Put the ‘Mal’ in Maleficent

Disney offered up a brightly wrapped package of Angelina Jolie in a family-friendly live-action updated version of Maleficent. And while it was fun, kids would probably like it, and it was visually awesome…it wasn’t exactly a “classic” tale that will endure forever.

Heck, while the original Sleeping Beauty movie isn’t one of the best, it holds strong as a fairy tale and has some of the all-time best villainess scenes: classic.

But trying to make an obviously Big Bad into a Good Gal is … tough. I’m not sure it works in every case, or even if it ought to be done. I mean, the musical “Wicked” does a great job of it (but I personally found the book to be an unnecessarily dark/sexualized story that didn’t need to be told). Maleficent… would have been a great movie if it didn’t try to interlock with the original.

So I’d like to see someone else (ok, probably still Disney…) tackle a proper Maleficent redo, one that appropriately tied in with the original without changing it.


So what is the problem with this incarnation?

The curse is totally changed. In the original, Maleficent curses the baby to prick her finger by sunset on her 16th birthday, causing her to die. It is only through the intervention of the Good Fairies that the curse is transmuted to “sleep-like death.”

(forgive the bad voice acting. The words are the same, though it isn’t the real actors. Disney being so tough on copyright makes it hard to find the original.)

But this one, in an effort to make our pal Maleficent not as evil, the curse is always “sleep-like death,” and we never even find out what the third fairy blesses Aurora with! (What kind of weak-sauce curse is sleep? I mean, yeah, inconvenient, but not nearly as bad as it couldda been!)

Other things that are changed:

  • The Good Fairies are not just adorably ill-equipped to be human, they are downright incompetent and therefore deadly. In this iteration, it makes exactly zero sense that the king would entrust his cursed baby to them. Aurora’s near-death experiences would probably make a good drinking game.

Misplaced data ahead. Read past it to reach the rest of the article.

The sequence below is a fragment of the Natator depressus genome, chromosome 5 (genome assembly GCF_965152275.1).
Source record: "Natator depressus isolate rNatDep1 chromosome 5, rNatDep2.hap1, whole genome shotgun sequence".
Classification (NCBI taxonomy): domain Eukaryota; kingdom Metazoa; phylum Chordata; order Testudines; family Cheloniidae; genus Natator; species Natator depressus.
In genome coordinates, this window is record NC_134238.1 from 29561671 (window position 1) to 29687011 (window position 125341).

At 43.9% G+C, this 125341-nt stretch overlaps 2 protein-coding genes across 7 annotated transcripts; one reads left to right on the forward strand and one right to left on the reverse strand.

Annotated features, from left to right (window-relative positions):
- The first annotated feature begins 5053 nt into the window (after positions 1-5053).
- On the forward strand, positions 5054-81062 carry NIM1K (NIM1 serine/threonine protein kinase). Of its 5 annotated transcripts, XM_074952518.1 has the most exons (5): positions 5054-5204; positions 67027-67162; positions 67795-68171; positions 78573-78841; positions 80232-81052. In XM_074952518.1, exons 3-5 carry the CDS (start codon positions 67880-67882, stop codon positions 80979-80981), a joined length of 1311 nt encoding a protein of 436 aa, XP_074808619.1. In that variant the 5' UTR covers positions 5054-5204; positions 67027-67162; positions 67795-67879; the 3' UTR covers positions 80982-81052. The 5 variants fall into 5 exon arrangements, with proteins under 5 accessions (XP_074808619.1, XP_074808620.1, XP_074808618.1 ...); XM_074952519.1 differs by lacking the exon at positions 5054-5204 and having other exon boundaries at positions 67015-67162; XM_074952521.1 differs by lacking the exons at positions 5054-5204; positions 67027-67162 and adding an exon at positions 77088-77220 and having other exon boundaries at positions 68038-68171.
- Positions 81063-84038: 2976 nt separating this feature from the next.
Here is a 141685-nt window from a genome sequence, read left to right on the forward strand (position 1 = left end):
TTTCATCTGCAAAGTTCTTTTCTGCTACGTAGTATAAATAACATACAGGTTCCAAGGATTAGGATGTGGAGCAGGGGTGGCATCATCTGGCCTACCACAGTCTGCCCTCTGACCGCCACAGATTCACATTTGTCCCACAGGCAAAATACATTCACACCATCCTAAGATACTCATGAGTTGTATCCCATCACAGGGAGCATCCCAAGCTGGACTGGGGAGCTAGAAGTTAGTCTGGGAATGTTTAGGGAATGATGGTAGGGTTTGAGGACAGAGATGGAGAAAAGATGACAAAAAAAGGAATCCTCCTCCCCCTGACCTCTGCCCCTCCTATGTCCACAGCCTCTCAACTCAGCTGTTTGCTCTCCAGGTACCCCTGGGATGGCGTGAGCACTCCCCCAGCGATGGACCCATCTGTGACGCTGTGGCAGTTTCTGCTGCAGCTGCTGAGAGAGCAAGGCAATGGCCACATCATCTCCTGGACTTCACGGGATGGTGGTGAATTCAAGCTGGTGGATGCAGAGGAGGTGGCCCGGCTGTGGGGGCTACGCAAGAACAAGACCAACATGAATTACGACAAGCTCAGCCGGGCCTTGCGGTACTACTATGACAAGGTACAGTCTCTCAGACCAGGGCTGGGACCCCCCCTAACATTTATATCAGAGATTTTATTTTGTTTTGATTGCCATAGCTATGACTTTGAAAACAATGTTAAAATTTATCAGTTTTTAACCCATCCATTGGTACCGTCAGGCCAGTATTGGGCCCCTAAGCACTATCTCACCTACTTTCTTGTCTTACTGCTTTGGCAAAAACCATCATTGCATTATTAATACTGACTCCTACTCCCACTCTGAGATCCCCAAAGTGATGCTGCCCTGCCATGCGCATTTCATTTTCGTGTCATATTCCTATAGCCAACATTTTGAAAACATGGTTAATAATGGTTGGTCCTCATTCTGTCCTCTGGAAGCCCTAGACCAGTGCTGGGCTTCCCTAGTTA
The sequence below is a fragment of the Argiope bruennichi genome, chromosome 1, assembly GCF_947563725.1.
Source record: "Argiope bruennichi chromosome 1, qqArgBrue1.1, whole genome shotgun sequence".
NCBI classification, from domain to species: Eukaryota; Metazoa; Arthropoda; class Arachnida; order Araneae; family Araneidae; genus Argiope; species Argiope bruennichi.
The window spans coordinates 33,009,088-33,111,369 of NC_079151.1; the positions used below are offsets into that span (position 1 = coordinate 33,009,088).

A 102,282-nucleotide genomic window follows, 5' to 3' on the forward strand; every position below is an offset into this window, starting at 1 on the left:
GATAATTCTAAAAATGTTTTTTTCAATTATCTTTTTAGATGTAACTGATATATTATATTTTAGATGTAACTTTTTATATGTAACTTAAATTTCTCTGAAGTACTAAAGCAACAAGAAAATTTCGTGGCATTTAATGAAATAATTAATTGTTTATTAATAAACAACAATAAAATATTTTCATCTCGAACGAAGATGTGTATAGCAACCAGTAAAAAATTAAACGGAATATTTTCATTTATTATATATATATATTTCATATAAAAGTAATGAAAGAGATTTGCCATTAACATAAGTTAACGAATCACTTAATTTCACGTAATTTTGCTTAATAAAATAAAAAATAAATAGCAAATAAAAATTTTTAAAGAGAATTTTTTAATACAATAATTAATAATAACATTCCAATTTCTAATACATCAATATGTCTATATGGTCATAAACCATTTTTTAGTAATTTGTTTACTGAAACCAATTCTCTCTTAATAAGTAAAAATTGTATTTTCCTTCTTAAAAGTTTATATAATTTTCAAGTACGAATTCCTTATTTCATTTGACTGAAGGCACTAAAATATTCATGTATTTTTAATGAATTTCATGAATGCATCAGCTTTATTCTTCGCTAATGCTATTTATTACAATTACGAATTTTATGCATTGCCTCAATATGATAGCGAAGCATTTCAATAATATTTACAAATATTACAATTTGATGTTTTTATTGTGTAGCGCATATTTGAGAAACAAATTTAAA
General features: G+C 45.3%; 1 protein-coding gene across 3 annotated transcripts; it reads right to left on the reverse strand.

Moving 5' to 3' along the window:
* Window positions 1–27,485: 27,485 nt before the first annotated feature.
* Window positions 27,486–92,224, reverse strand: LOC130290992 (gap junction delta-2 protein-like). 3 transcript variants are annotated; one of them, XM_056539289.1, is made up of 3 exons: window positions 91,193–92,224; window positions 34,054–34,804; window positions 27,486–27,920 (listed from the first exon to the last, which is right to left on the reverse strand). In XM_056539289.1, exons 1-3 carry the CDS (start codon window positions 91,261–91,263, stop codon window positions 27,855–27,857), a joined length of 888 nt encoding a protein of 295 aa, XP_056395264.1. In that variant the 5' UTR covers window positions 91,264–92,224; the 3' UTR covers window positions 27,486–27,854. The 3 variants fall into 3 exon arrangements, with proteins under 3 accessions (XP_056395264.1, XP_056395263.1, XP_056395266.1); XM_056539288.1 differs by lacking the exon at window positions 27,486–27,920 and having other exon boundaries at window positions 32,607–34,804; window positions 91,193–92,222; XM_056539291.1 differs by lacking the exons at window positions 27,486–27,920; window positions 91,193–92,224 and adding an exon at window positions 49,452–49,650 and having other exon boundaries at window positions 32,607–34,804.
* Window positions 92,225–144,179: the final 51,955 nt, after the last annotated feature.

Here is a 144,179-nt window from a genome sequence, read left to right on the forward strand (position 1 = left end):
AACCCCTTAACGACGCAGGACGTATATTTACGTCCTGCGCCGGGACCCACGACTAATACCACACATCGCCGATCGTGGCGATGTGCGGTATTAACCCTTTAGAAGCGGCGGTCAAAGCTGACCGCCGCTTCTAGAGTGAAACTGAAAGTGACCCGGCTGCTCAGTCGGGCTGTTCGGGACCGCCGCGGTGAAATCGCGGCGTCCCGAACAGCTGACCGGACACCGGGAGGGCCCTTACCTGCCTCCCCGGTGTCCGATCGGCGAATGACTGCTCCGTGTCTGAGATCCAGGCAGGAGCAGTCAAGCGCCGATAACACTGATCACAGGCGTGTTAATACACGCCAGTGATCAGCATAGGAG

• King Stefan is a bad dude. Like, not “could be interpreted as bad from a certain perspective”–just… bad. He’s probably in need of the creepy asylum guy from Beauty and the Beast. Maybe that guy can come pick him up?
  • Maleficent is not the dragon. Instead, she has a companion who changes into the dragon. Color me disappointed. More dragons, please?
  • The true-love kisser situation. I get it; it’s modernized, and we now (for good reason!) have a lot of discomfort with kissing sleeping maidens you just met. I don’t even mind the change here, but it’s a big one.
  • The whole kingdom isn’t put to sleep. I’m probably the only one disappointed by this, but I thought it was pretty cool that the whole kingdom was affected by Maleficent’s curse, and the short-circuiting of it in this film was a letdown. The kid’s been gone for 16 years; people aren’t the least bit harmed by this magic.

Alright, so they changed a lot of things: Maleficent doesn’t just embroider the original, it tore it up and started something similar but totally different.

So what would I like to see?

First, full-on no-holds barred EVIL Maleficent. I’m ok with evil folks having reasons for evil; that’s nice nuance. But make my toes curl! Scare me a little.

Second, she’s a dragon. The wings thing was neat and all, but no, I want her to be a big old scary dragon who likes to hang out in human form for some reason, except those darned horns won’t change.

Third…let’s get gritty. In my world, the kingdom’s main export is its fine fabrics and woven goods. The spinning wheel is Big Business, so this curse (to death, let’s not sugarcoat it) cleverly both imperils Aurora AND the economy of the entire kingdom. If he wants to save his daughter, the king has to destroy his people’s livelihood. If he doesn’t banish the spinners, he has doomed his daughter.

Makes the curse a whole lot more sinister, right?

So King Stefan banishes the spinning wheels, choosing to try to save his beloved daughter. But almost immediately the effects of his choice are felt, and his kingdom plummets into poverty. People start to curse the name of his daughter, and he fears for her life even more, so he sends her away to live in the woods, entrusted in the care of three fairies– a different class from Maleficent, and therefore safe from her magic.

Adopting a bit of the trope from the new Maleficent movie, maybe then we could have Maleficent come in and observe her handiwork. But I would have REALLY liked it if the curse itself is what changed Malificent’s heart: in the recent wording, Maleficent says “all who encounter her will love her…” I’d like that to extend to Maleficent, as well. So she’s hanging out, lurking around the kid, and the curse forces her to love the baby. In increasing exposure, she is helpless not to fall into her thrall.

I’d like to see where that story could go.

Like I said, a fun movie with INCREDIBLE costume design, but there were a lot of problems and plot holes (your big defense is a hallway full of spikes that you can easily dodge? Ok, Stefan, I’m thinking you weren’t really ready to be king there, buddy).

So if someone could get this version together for me–maybe Jolie can even reprise her role?–that would be swell.


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3 responses to “Put the ‘Mal’ in Maleficent

  1. I’m not very eager to go watch this movie. You’re making it easier to trust my instincts on this one 😉

    I think you should just go ahead and write the screenplay for your version. The guys at Disney have lost the plot a long time ago if you ask me.

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